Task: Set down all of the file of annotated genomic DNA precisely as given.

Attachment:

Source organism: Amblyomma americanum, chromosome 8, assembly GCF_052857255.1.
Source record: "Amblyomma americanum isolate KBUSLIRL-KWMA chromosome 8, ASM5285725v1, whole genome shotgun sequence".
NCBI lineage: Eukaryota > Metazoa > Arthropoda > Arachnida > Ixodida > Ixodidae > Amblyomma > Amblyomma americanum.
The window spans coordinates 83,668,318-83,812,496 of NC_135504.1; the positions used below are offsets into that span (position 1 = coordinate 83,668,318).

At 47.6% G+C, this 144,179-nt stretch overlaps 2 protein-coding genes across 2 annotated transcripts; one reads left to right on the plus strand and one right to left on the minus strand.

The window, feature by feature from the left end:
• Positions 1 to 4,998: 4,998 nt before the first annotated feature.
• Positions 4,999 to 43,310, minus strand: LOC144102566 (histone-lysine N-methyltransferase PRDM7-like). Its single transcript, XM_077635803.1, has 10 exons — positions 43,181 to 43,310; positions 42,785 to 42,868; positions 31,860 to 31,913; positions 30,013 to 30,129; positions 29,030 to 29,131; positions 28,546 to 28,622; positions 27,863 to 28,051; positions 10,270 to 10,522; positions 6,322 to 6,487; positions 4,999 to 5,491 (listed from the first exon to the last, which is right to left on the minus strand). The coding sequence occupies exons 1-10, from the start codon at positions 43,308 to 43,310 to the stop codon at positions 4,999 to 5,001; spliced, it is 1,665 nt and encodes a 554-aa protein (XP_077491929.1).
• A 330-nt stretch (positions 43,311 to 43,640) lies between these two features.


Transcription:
Source organism: Amblyomma americanum, chromosome 8, assembly GCF_052857255.1.
Source record: "Amblyomma americanum isolate KBUSLIRL-KWMA chromosome 8, ASM5285725v1, whole genome shotgun sequence".
NCBI lineage: Eukaryota > Metazoa > Arthropoda > Arachnida > Ixodida > Ixodidae > Amblyomma > Amblyomma americanum.
The window spans coordinates 83,668,318-83,812,496 of NC_135504.1; the positions used below are offsets into that span (position 1 = coordinate 83,668,318).

At 47.6% G+C, this 144,179-nt stretch overlaps 2 protein-coding genes across 2 annotated transcripts; one reads left to right on the plus strand and one right to left on the minus strand.

The window, feature by feature from the left end:
• Positions 1 to 4,998: 4,998 nt before the first annotated feature.
• Positions 4,999 to 43,310, minus strand: LOC144102566 (histone-lysine N-methyltransferase PRDM7-like). Its single transcript, XM_077635803.1, has 10 exons — positions 43,181 to 43,310; positions 42,785 to 42,868; positions 31,860 to 31,913; positions 30,013 to 30,129; positions 29,030 to 29,131; positions 28,546 to 28,622; positions 27,863 to 28,051; positions 10,270 to 10,522; positions 6,322 to 6,487; positions 4,999 to 5,491 (listed from the first exon to the last, which is right to left on the minus strand). The coding sequence occupies exons 1-10, from the start codon at positions 43,308 to 43,310 to the stop codon at positions 4,999 to 5,001; spliced, it is 1,665 nt and encodes a 554-aa protein (XP_077491929.1).
• A 330-nt stretch (positions 43,311 to 43,640) lies between these two features.